Along with at least two other vendors, Anderson County plans to consider renewing TAKET LLC's annual $210,000 medical contract for the county jail next year.

The county will keep TAKET in the running for next year's contract, despite evidence and allegations of serious neglect by the private, for-profit medical provider.

In May, a Texas Rangers' investigation, spanning nearly a year, indicated TAKET caused, or contributed to, the 2018 death of prisoner Rhonda Newsome. The Rangers also re-opened the criminal investigation into Newsome's death in August.

Also last month, Newsome's family filed a $10-million dollar federal wrongful-death lawsuit against TAKET and Anderson County.

“None of this will have any bearing on our decision,” Anderson County Judge Robert Johnston told the Herald-Press Monday. “It can be years before that case is completed.”

This year, however, TAKET will not be the only option Johnston presents to county commissioners for the jail's medical contract. Johnston plans to present several contract options to the commission in late October.

“I have three medical companies under consideration right now [for 2020], including TAKET,” Johnston said. “It's quite possible there might be more before it goes to the commissioners.”

For years, TAKET LLC's managing members, Dr. Adam Corley and Registered Nurse Tim Green, were individually contracted by Anderson County. Corley and Green formed a company, TAKET LLC, in 2016.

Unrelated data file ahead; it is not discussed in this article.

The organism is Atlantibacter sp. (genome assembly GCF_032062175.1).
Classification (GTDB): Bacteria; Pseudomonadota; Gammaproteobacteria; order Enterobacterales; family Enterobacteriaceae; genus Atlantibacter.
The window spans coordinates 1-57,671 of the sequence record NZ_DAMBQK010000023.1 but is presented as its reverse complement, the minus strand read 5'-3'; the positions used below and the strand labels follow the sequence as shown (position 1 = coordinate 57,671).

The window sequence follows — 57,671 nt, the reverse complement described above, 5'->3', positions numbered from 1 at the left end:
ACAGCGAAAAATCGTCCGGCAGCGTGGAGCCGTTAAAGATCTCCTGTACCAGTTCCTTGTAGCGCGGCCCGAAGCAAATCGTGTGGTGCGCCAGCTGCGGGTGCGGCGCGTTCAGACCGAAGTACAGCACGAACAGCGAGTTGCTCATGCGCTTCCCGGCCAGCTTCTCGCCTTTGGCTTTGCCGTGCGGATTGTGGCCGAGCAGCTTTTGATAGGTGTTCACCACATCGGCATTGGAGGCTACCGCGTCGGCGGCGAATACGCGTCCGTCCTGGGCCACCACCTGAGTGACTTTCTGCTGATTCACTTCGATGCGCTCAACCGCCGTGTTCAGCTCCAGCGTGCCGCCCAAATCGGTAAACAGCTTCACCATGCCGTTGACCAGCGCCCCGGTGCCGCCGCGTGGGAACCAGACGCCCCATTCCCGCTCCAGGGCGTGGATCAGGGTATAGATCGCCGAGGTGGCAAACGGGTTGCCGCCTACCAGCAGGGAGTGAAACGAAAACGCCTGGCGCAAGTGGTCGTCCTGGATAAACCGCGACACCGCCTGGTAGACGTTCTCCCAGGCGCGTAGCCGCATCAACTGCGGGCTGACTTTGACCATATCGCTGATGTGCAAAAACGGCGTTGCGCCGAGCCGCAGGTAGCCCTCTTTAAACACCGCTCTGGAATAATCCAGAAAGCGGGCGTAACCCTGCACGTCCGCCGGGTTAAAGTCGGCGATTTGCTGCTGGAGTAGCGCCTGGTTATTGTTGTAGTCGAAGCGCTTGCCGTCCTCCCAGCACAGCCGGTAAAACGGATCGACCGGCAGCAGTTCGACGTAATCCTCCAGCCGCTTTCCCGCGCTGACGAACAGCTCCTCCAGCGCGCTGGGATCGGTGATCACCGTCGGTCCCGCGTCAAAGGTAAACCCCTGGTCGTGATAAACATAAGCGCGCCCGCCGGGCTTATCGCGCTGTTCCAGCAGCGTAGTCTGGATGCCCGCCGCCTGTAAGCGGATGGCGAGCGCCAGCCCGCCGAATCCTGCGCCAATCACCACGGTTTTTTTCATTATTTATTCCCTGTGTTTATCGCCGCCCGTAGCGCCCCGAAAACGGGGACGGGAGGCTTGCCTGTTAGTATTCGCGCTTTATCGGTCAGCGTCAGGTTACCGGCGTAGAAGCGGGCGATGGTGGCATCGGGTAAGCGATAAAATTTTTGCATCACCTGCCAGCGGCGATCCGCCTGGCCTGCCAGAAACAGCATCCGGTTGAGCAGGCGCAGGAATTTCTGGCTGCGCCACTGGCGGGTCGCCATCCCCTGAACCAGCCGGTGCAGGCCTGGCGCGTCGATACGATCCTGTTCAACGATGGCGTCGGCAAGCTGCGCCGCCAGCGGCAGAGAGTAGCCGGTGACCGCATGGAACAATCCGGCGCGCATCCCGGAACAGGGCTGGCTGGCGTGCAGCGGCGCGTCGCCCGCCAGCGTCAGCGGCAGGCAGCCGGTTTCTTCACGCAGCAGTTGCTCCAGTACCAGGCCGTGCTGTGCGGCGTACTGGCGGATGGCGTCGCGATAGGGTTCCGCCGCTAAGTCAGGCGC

Johnston said the companies he looked at last year did not guarantee the same service as did TAKET – and most were more costly. TAKET, he said, gave the county the most “bang for its buck.”

Newsome, 50, died in a holding cell on June 15 of last year, with Green and Corley on-duty.

Video of Newsome, as well as jail and medical records, were available to Anderson County Sheriff Greg Taylor immediately after Newsome died. Nevertheless, three months later, Taylor recommended that the county award TAKET the no-bid contract.

Taylor, who is named in the $10-million lawsuit, has refused to release the video or records. He also refused to release Newsome's medical records to her son, citing Newsome's privacy rights under federal law.

The investigation by the Texas Rangers showed Newsome died in the Anderson County Jail nearly seven hours after Palestine Regional Medical Center staff alerted Green to blood tests results that showed Newsome was in imminent danger of dying without immediate medical attention.

Moreover, an automatic electronic defibrillator that officers attempted to use on Newsome didn't work: It was improperly stored, lacked adult pads, and didn't have working batteries. It also was under a three-month-old factory recall.

Former prisoners who were in the jail with Newsome told the Herald-Press that Newsome pleaded to be taken to the hospital for several days before she died.

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